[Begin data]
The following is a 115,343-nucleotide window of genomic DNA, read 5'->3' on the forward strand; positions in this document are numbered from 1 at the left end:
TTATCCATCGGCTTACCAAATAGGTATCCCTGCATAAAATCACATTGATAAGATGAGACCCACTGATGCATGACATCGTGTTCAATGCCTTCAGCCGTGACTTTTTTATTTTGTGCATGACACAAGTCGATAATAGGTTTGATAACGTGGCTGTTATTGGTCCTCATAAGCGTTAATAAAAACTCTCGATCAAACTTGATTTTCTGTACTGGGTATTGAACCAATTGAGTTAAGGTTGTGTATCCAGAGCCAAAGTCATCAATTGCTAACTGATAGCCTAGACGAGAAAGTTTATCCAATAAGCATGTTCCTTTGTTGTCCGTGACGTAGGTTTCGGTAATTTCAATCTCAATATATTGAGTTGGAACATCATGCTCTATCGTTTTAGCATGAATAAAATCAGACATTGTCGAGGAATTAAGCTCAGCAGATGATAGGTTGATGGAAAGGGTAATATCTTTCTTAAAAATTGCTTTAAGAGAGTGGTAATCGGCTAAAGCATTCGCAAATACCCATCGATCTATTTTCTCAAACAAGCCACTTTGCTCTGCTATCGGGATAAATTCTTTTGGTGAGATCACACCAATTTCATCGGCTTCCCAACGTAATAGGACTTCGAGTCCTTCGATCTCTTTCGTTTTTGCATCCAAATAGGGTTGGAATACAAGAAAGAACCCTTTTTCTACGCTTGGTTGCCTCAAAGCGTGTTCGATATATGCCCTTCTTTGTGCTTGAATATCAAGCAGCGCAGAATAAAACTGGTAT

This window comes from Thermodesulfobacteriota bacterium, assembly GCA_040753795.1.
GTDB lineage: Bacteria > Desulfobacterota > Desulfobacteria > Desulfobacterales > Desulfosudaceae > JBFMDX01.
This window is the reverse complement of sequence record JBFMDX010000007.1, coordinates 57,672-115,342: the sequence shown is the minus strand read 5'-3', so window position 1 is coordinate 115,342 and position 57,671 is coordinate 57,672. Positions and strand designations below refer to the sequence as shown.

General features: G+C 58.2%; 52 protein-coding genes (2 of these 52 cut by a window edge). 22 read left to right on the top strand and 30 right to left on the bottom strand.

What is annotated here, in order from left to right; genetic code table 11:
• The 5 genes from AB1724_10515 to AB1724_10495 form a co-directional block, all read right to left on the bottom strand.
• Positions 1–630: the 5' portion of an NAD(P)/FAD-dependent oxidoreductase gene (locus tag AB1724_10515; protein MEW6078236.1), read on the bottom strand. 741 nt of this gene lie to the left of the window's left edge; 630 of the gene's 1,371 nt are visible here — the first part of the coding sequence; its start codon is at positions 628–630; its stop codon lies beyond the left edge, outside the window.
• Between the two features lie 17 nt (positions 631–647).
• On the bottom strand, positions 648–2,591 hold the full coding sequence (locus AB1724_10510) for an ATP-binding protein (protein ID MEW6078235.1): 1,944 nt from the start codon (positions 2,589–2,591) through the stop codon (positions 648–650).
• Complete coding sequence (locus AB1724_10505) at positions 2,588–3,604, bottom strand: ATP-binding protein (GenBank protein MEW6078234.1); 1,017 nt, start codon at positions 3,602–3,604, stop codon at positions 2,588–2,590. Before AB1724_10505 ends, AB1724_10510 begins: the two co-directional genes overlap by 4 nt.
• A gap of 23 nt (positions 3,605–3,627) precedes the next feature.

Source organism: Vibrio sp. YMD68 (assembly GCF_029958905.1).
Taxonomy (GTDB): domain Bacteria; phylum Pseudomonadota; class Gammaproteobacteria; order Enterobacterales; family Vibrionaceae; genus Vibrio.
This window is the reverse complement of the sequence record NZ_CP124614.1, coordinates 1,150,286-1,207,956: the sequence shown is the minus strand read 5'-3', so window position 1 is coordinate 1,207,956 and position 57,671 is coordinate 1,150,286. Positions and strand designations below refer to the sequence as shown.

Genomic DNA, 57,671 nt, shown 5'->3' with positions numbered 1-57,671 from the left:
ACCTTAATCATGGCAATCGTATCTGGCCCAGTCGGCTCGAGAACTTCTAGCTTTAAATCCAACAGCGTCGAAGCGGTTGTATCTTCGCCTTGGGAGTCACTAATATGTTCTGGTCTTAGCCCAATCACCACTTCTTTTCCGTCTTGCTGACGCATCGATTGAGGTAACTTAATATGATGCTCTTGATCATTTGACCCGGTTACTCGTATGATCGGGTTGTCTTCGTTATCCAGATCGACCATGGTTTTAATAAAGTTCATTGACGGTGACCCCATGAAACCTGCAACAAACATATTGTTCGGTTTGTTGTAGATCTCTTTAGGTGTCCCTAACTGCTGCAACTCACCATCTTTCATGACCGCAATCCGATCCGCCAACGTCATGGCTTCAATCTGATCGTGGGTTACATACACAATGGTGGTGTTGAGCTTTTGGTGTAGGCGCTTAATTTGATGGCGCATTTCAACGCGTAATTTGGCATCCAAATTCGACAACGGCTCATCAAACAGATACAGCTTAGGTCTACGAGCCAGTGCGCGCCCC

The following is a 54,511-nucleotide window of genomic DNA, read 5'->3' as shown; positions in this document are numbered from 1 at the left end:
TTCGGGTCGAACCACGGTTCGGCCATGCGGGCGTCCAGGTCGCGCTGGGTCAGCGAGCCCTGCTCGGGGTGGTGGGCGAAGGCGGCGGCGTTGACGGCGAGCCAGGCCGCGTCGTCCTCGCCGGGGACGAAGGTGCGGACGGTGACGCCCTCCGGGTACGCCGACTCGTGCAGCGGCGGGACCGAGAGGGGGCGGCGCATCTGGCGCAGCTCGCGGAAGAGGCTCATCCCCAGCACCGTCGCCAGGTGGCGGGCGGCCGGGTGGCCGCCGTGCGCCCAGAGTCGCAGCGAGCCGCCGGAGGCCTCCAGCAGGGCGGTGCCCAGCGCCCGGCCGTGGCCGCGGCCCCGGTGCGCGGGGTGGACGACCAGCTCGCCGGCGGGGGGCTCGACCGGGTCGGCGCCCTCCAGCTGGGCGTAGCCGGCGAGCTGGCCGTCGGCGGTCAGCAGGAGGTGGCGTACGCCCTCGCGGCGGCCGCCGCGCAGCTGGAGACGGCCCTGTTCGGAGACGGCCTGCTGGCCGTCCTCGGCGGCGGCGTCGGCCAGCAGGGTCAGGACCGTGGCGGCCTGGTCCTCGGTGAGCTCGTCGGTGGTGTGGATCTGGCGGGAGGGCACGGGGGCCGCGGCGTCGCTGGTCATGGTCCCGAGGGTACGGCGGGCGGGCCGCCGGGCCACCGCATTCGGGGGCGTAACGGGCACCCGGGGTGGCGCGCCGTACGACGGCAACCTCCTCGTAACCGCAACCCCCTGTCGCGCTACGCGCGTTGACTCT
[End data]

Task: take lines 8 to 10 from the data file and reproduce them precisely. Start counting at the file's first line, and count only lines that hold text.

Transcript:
• The 5 genes from AB1724_10515 to AB1724_10495 form a co-directional block, all read right to left on the bottom strand.
• Positions 1–630: the 5' portion of an NAD(P)/FAD-dependent oxidoreductase gene (locus tag AB1724_10515; protein MEW6078236.1), read on the bottom strand. 741 nt of this gene lie to the left of the window's left edge; 630 of the gene's 1,371 nt are visible here — the first part of the coding sequence; its start codon is at positions 628–630; its stop codon lies beyond the left edge, outside the window.
• Between the two features lie 17 nt (positions 631–647).